3 Essential Practices for Gratitude
Experience more fullness of heart with these gratitude exercises.
Experiencing gratitude is one of the most effective ways of getting in touch with your soul. When you’re in touch with your soul, you eavesdrop on the thoughts of the universe. You feel connected to everything in creation. You embrace the wisdom of uncertainty and you sense yourself as a field of infinite possibilities.
Gratitude is a fullness of heart that moves you from limitation and fear to expansion and love. When you’re appreciating something, your ego moves out of the way. You can’t have your attention on ego and gratitude at the same time.
Just for a few moments, consider the things you have in your life that you could be grateful for: all the nurturing relationships, the material comforts, your body, and the mind that allows you to really understand yourself and everything around you. Just breathe and be grateful for the air that is filling your lungs and making your life possible. Simply feel your body and your aliveness, and acknowledge what a miracle it is just to be alive right now. Allow your awareness to appreciate what you are seeing, smelling, and touching just at this moment and you will find yourself in the middle of the stream of life without trying at all.
Feel the love, compassion, and understanding that gratitude brings into your heart. Notice how gratitude brings your attention into the present time, which is the moment in which miracles can unfold. The deeper your appreciation, the more you see with the eyes of the soul and the more your life flows in harmony with the creative power of the universe.
Here are a few more gratitude practices for you to try:
Keep a gratitude journal.
Since ancient times, philosophers and sages from every spiritual tradition have taught that cultivating gratitude is a key to experiencing deeper levels of happiness, fulfillment, and well-being.
One of the earliest advocates of a daily gratitude practice was Dutch philosopher Rabbi Baruch Spinoza. In the seventeenth century, he suggested that each day for a month, we ask ourselves the following three questions:
Who or what inspired me today?
What brought me happiness today?
What brought me comfort and deep peace today?
This practice can help us find more meaning and joy in our lives and lead us to experience profound inner transformation.
As you write in your journal, challenge yourself by not repeating items from the previous days, for this will make you look more deeply at all the “little” things that enhance your life and give you joy: waking in a warm bed; your favorite song; a phone call from a friend; the ability to touch, see, or hear; electricity; the beating of your heart; a hug.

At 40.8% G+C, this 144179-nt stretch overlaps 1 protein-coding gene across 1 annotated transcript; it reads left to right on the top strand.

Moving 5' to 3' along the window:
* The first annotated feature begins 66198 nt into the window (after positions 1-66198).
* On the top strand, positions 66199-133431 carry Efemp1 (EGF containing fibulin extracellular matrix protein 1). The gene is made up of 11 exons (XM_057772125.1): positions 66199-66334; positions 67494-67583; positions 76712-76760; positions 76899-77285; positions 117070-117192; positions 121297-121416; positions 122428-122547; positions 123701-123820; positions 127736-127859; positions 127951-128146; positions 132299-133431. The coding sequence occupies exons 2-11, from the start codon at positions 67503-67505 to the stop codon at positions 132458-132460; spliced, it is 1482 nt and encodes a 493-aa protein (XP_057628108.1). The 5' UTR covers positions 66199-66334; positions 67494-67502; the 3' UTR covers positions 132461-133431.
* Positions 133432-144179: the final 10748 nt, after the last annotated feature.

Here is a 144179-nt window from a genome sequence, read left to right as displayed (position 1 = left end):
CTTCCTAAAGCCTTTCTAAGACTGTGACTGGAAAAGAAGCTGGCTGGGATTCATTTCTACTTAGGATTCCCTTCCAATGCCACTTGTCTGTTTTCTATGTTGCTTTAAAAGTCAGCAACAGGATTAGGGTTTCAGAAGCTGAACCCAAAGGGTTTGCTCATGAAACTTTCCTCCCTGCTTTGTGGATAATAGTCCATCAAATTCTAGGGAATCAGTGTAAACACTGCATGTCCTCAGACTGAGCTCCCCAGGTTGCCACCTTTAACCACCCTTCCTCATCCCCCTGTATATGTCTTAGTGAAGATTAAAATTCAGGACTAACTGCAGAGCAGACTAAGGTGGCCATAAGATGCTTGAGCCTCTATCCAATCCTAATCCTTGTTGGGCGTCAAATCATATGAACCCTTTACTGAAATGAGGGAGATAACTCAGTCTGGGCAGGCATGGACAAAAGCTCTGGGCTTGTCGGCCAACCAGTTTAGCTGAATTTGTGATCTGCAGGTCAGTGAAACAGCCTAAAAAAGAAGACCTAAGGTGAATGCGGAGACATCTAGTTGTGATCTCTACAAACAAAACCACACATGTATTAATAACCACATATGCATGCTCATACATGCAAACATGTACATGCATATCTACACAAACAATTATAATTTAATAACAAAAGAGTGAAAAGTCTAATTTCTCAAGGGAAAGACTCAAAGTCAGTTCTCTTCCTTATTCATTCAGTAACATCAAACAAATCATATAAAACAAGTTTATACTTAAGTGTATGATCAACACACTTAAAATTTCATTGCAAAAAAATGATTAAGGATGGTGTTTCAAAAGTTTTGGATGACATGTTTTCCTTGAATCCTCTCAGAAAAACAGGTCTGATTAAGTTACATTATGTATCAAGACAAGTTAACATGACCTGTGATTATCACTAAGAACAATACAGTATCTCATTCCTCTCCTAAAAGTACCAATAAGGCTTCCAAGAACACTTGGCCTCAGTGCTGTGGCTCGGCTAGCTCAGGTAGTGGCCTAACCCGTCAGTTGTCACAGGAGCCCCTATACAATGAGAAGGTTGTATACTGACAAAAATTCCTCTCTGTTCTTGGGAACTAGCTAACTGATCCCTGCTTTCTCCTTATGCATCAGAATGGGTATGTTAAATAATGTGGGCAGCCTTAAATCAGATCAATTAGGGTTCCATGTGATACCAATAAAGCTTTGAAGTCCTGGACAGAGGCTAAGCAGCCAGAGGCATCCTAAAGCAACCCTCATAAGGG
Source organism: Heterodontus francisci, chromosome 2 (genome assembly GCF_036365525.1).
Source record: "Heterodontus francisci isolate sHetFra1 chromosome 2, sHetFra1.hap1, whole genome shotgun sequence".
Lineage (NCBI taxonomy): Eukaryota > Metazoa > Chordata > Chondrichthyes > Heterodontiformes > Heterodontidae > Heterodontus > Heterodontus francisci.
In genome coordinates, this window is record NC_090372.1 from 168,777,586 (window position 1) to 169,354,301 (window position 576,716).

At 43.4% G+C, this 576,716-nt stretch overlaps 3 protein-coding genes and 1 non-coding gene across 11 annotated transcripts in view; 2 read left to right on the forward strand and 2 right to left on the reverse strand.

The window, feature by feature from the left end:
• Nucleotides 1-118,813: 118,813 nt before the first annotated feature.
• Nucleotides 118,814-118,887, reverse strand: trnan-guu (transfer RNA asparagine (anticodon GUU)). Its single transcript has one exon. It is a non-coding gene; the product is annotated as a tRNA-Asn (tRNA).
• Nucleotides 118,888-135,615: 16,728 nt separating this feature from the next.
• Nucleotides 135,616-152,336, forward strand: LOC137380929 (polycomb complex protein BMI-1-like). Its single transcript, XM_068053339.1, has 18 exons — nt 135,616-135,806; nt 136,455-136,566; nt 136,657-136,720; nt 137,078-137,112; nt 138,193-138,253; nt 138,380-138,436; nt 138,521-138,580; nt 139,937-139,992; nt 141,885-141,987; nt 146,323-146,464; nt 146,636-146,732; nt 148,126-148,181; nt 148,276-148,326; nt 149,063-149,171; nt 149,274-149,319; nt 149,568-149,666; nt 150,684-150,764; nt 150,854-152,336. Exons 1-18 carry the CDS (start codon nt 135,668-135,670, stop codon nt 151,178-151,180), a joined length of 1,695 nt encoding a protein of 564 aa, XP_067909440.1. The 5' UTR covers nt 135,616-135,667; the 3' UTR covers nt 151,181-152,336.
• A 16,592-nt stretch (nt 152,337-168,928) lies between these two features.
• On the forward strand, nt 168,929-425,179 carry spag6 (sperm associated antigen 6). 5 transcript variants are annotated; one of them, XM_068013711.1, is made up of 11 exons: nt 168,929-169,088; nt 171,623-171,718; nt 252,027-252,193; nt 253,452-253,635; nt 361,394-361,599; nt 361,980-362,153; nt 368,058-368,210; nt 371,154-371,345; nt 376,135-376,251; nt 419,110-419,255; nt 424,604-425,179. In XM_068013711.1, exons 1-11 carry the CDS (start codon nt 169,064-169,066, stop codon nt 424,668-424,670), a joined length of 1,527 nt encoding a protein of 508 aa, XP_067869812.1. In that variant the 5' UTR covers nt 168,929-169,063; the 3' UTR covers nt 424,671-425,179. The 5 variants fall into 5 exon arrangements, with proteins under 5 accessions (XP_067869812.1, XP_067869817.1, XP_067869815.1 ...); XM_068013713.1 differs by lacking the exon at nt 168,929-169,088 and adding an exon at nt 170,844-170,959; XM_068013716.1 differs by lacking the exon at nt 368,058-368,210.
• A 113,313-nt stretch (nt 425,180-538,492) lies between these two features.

You can write in your journal just before bed, when you wake up in the morning or just before you meditate. The time of day isn’t important; what is important is that you consistently take a few moments to consciously focus your mind on your blessings. Commit to keeping the journal for a month. What we put our attention on expands in our life. By offering gratitude for all the goodness we experience, we’re inviting the universe to give us more and more of what we want.
Write a thank you letter.
Make a list of at least five people who have had a profound impact on your life. Choose one and write a thank you letter expressing gratitude for all the gifts you’ve received from that person. If possible, deliver your gratitude letter in person.
In studies of people who have practiced this form of gratitude, the results have been amazing. Often the recipient of the letter had no idea what an impact he or she had had on another person and were deeply touched by the expression of such authentic gratitude.
While we may often thank people verbally, the written word can often be even more powerful because someone has taken the time to write their appreciation. A letter can also be re-read and treasured, creating joy and love that will continue to ripple out into the universe.
Take a gratitude walk
This is a particularly useful practice when you’re feeling down or filled with stress and worry. Set aside 20 minutes (or longer if you can) and walk in your neighborhood, through a park, around your office, or somewhere in nature.
As you walk, consider the many things for which you are grateful: loving relationships, material comforts, the body that allows you to experience the world, the mind that allows you to really understand yourself, and your essential spiritual nature. Breathe, pause, and be grateful for the air that is filling your lungs and making your life possible.
Pay attention to your senses—everything you’re seeing, hearing, feeling, smelling, and maybe even tasting—and see how many things you can find to feel grateful for. This is a powerful way to shift your mood and open to the flow of abundance that always surrounds you.